African press review 4 November 2014
What next for Burkina Faso, more extremist violence in Nigeria and journalists in Egypt worrying about press freedom - all in today's papers ..
In Burkina Faso, the front page of the daily paper, Le Pays, is dominated by the debate about transition.
The main story insists that there are plenty of competent civilians ready to fill the power vacuum left by last week's departure of President Blaise Compaoré. The problem, according to Le Pays, is to prevent the military from usurping a popular victory.
Separate stories in the same paper question the role of the army since the destitution of the president. Why has the high command felt obliged to take such a central place in the evolving situation? And who gave the authorisation to use live ammunition against protestors?
There is a growing popular demand, says Le Pays, to see an academic or church figure oversee Burkina Faso's transition. To replace Compaoré with a man in uniform would be like recovering from the plague, only to contract cholera, according to the Ouagadougou.daily.
The South African trade union Solidarity yesterday accused national electricity company Eskom of negligence with regard to the collapse of a coal storage silo at the Majuba power station in Mpumalanga last Saturday.
Solidarity claims that Eskom had been aware of worsening structural vibrations since January, and ignored evaluations showing deterioration in June and again just three weeks before the collapse.
No one was injured in Saturday's incident, but nationwide power cuts are likely tomorrow and Thursday as a result.
In Nigeria, a suicide bomber yesterday killed at least 23 people at a procession of Shiite Muslims in the northeastern state of Yobe.
Another person, allegedly carrying explosives that failed to detonate, was arrested.
In a separate incident overnight in central Kogi state, gunmen using explosives blew their way into a prison in the city of Lokoja, killing one person and freeing 144 inmates.
The state prison service refused to say how many of those freed were suspected members of Boko Haram.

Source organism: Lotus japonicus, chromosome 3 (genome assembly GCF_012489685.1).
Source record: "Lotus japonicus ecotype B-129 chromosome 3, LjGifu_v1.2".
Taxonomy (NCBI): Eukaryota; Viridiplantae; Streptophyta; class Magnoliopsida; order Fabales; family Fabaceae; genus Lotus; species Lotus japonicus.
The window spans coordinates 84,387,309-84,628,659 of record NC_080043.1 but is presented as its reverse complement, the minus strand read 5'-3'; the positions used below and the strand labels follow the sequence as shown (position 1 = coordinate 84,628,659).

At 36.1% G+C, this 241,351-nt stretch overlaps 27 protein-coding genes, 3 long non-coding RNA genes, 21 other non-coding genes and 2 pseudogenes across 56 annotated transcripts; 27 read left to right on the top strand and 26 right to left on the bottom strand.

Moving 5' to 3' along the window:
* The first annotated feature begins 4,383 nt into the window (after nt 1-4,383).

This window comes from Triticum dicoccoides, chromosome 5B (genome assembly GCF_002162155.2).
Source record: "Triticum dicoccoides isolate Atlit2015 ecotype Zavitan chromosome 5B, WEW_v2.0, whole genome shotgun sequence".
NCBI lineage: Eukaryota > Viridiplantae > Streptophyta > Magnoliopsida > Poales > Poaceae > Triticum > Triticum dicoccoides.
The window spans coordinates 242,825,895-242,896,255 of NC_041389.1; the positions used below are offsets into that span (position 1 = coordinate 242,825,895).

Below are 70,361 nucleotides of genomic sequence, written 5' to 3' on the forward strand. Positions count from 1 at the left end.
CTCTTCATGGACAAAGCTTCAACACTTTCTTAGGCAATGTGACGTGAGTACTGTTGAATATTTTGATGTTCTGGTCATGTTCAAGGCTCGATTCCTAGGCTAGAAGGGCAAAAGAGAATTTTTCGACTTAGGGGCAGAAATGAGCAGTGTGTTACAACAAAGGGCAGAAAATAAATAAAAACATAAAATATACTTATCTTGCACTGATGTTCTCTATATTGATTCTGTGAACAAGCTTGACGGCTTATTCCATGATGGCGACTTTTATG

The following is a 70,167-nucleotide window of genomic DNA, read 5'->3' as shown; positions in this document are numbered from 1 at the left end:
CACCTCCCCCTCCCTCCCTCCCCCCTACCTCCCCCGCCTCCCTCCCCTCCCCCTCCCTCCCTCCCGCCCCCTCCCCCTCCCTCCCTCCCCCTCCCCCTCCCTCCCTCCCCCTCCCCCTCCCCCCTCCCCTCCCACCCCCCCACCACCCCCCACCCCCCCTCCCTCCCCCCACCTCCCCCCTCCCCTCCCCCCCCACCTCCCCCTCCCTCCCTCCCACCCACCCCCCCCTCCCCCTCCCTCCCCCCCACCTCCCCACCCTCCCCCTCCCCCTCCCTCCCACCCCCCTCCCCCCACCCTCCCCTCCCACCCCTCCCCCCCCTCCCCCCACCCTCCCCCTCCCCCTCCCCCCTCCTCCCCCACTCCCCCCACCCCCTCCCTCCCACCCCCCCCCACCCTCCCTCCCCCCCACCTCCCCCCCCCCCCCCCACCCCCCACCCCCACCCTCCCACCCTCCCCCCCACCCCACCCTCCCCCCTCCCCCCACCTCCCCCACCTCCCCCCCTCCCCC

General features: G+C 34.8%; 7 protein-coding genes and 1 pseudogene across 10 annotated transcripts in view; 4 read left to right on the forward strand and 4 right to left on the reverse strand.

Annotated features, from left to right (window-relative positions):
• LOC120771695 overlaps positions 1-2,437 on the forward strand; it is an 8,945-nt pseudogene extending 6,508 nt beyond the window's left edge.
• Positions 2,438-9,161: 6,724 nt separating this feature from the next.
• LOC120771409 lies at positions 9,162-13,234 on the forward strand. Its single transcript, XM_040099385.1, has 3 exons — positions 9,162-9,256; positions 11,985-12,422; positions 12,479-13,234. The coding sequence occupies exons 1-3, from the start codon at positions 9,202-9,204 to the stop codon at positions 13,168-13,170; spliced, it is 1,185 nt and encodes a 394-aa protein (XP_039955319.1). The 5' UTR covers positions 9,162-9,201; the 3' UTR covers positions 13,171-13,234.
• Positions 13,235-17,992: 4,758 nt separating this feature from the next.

In Egypt, the Cairo-based Independent reports that a former Muslim Brotherhood Member of Parliament has proposed dialogue between the Brotherhood and the Al-Sisi government which ousted it last year.
Saying that the initiative was a personal one, Ali Fatah al-Bab called on President Abdel Fattah al-Sisi to give priority to the interests of the country and save it from its current circumstances.
Imam Youssef, a leading figure at the Muslim Brotherhood-led National Alliance to Support Legitimacy, said the initiative was unacceptable and would fail because the government will reject any political reconciliation, fearing that the Islamists might return to politics through the next parliamentary elections.
Also in Egypt, news that more than 480 journalists have signed a petition condemning last month's meeting of national newspaper editors at which the editors declared their solidarity with the state in the face of terrorism.
The October meeting followed a terrorist attack that killed 31 Egyptian security personnel in Sinai. The editors agreed to stop criticising the security forces.
Many journalists see the pact as a form of gagging, describing the deal as a setback for press freedom. It added that the agreement with the authorities was a “voluntary renunciation of the freedom of opinion … and a submission to an authority that still wreaks havoc on freedoms and persecutes journalists through its security services and protégés in the profession.”
Egypt recently slipped one place in the Reporters Without Borders’ annual press freedom index, due to increasing harassment of journalists since the ouster of president Mohamed Morsi in July 2013.
In Kenya, the Standard reports that explosions rocked Kapedo in Baringo County overnight, as Kenya Defence Forces troops began an air and ground offensive to flush out bandits who killed 21 police officers in an ambush last Saturday.
President Uhuru Kenyatta had earlier given a 24-hour ultimatum for the surrender of the attackers and the return of weapons seized from the slain officers.
Over at the Daily Nation, the main story concerns the rebuke issued by the commander of US Navy's elite force to those soldiers who break the tradition of secrecy and humility by publishing memoirs and speaking to the media.
Days after the Fox News network announced it would broadcast a documentary with a commando who claims to have shot Osama bin Laden, Rear Admiral Brian Losey, the head of Naval Special Warfare Command, wrote to his troops denouncing anyone who seeks fame or fortune by revealing details of secret missions.
The programme is due to be broadcast on the 11th and 12th of this month.
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